Another "Google Gets Mobile Engagement" Story, Featuring The Sparrow Email Client

I saw this morning through Michael Hickins' succinct and savory CIO Journal Morning Download that Google acquired Paris-based email experience aggregator Sparrow. Sparrow's software runs on iPhone and Mac to aggregate your different email accounts into a single experience. I haven't used the app, so I can't vouch for it. But I do think this acquisition signals Google's growing understanding of the importance of mobile engagement and the role of the app Internet technology architecture in delivering an engaging experience.

Quick level set. We all get mobile. But we haven't all yet grokked the fact that mobile engagement changes the way we design business services to serve customers in their every moment. Instead, we tend to treat mobile as small Web or as an adjunct channel. It's not. Mobile is or will be the most important channel for direct service engagement. We call that mobile engagement -- empowering people to take the next most likely action in their moments of need. Mobile engagement will have vast repercussions on service design, app design, experience design, even business design. (Taxi service Uber couldn't exist without the app Internet and mobile engagement.)

Three quick comments on Google's mobile engagement trajectory for mobile collaboration:

  1. Google's acquisition of QuickOffice and now Sparrow indicates that it will invest in apps and mobile engagement. That's a good thing. But Gmail Web on the iPhone is still awful.
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Workforce Technology Assessment Is Really Workforce Behavioral Science . . .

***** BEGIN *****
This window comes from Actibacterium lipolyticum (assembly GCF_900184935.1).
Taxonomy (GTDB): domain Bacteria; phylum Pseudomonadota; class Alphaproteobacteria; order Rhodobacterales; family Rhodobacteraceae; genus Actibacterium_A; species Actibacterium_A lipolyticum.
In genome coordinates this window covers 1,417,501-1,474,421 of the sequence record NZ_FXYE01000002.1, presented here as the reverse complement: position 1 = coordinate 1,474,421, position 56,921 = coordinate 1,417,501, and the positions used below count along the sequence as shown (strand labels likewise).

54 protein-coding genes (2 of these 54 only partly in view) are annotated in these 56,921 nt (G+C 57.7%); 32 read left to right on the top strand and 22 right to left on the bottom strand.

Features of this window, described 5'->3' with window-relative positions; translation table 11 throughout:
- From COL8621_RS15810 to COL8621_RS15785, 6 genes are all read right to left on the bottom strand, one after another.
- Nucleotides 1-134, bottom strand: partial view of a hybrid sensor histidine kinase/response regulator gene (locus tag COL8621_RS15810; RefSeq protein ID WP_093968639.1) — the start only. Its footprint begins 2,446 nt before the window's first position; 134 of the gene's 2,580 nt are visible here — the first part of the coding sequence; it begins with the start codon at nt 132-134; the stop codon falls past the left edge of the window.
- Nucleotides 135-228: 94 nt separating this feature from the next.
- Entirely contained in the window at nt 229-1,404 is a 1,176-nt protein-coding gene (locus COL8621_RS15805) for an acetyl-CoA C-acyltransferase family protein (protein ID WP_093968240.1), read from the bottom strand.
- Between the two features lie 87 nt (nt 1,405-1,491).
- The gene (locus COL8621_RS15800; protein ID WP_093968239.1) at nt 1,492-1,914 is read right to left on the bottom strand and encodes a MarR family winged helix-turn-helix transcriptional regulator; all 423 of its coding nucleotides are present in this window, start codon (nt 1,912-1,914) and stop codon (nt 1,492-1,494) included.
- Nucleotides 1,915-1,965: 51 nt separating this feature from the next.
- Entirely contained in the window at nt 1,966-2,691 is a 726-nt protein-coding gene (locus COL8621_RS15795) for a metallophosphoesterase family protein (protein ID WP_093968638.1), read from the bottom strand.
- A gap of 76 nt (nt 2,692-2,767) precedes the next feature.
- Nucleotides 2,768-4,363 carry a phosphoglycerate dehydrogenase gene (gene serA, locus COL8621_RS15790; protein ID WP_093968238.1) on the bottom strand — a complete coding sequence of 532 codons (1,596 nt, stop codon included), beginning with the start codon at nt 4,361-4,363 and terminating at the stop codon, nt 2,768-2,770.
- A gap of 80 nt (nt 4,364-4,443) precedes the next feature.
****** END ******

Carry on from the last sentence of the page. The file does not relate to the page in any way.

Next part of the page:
Richard H. Thaler, professor of economics and occasional writer for The New York Times, wrote on Sunday about how he and other behavioral scientists are helping the UK government use behavioral data to form better policies. See their "Test, Adapt, Learn: Developing Public Policy with Randomised Controlled Trials"  paper for more details.

Thaler has created and cites two principles that help policy makers create good policies that work for normal people:

  • "If you want to encourage some activity, make it easy."
  • "You can't make evidence-based policy decisions without evidence."
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Announcing The Sixth Annual Forrester Groundswell Awards

 

Colleague Nate Elliott has gloriously announced Forrester's sixth annual Groundswell Awards. I've cut and pasted his announcement below. (Thanks, Nate!)

We want to recognize your good work in employee mobile, innovation, and collaboration or social projects. You'll find them in the Business to Employee (B2E) category. We're also very interested in the best B2C and B2B scenarios. CIOs care about all three, of course.

Submit your entry here by September 5th. We'll be making the announcements at our Digital Disruption Forum For CIOs And CMOs in October.

Good luck!

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